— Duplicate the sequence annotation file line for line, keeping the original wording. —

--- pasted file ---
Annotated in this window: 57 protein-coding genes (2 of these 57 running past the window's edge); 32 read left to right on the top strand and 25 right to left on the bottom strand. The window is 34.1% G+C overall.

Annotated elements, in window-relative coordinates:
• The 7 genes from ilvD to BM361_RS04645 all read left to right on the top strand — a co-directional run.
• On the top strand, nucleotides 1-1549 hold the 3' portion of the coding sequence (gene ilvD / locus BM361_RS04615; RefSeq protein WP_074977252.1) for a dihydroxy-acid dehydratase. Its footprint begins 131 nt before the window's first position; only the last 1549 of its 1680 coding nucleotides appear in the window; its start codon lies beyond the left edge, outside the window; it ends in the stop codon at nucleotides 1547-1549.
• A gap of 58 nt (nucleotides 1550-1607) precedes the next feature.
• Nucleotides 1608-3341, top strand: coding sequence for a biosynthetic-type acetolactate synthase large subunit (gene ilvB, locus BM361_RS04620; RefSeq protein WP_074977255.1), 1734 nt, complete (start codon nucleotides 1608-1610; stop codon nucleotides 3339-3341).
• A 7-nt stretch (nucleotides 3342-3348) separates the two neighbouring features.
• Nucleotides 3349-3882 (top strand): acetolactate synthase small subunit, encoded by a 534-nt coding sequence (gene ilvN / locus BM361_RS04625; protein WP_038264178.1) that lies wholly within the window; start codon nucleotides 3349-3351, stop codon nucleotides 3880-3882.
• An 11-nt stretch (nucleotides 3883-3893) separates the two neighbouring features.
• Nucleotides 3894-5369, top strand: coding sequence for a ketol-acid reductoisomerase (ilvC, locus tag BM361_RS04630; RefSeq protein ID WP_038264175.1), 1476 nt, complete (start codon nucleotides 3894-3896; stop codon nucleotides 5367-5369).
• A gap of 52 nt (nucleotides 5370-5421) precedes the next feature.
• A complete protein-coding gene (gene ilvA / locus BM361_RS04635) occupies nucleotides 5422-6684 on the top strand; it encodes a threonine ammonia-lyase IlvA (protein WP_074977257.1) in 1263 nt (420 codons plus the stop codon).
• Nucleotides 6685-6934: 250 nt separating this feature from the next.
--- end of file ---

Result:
Annotated in this window: 57 protein-coding genes (2 of these 57 running past the window's edge); 32 read left to right on the top strand and 25 right to left on the bottom strand. The window is 34.1% G+C overall.

Annotated elements, in window-relative coordinates:
• The 7 genes from ilvD to BM361_RS04645 all read left to right on the top strand — a co-directional run.
• On the top strand, nucleotides 1-1549 hold the 3' portion of the coding sequence (gene ilvD / locus BM361_RS04615; RefSeq protein WP_074977252.1) for a dihydroxy-acid dehydratase. Its footprint begins 131 nt before the window's first position; only the last 1549 of its 1680 coding nucleotides appear in the window; its start codon lies beyond the left edge, outside the window; it ends in the stop codon at nucleotides 1547-1549.
• A gap of 58 nt (nucleotides 1550-1607) precedes the next feature.
• Nucleotides 1608-3341, top strand: coding sequence for a biosynthetic-type acetolactate synthase large subunit (gene ilvB, locus BM361_RS04620; RefSeq protein WP_074977255.1), 1734 nt, complete (start codon nucleotides 1608-1610; stop codon nucleotides 3339-3341).
• A 7-nt stretch (nucleotides 3342-3348) separates the two neighbouring features.
• Nucleotides 3349-3882 (top strand): acetolactate synthase small subunit, encoded by a 534-nt coding sequence (gene ilvN / locus BM361_RS04625; protein WP_038264178.1) that lies wholly within the window; start codon nucleotides 3349-3351, stop codon nucleotides 3880-3882.
• An 11-nt stretch (nucleotides 3883-3893) separates the two neighbouring features.
• Nucleotides 3894-5369, top strand: coding sequence for a ketol-acid reductoisomerase (ilvC, locus tag BM361_RS04630; RefSeq protein ID WP_038264175.1), 1476 nt, complete (start codon nucleotides 3894-3896; stop codon nucleotides 5367-5369).
• A gap of 52 nt (nucleotides 5370-5421) precedes the next feature.
• A complete protein-coding gene (gene ilvA / locus BM361_RS04635) occupies nucleotides 5422-6684 on the top strand; it encodes a threonine ammonia-lyase IlvA (protein WP_074977257.1) in 1263 nt (420 codons plus the stop codon).
• Nucleotides 6685-6934: 250 nt separating this feature from the next.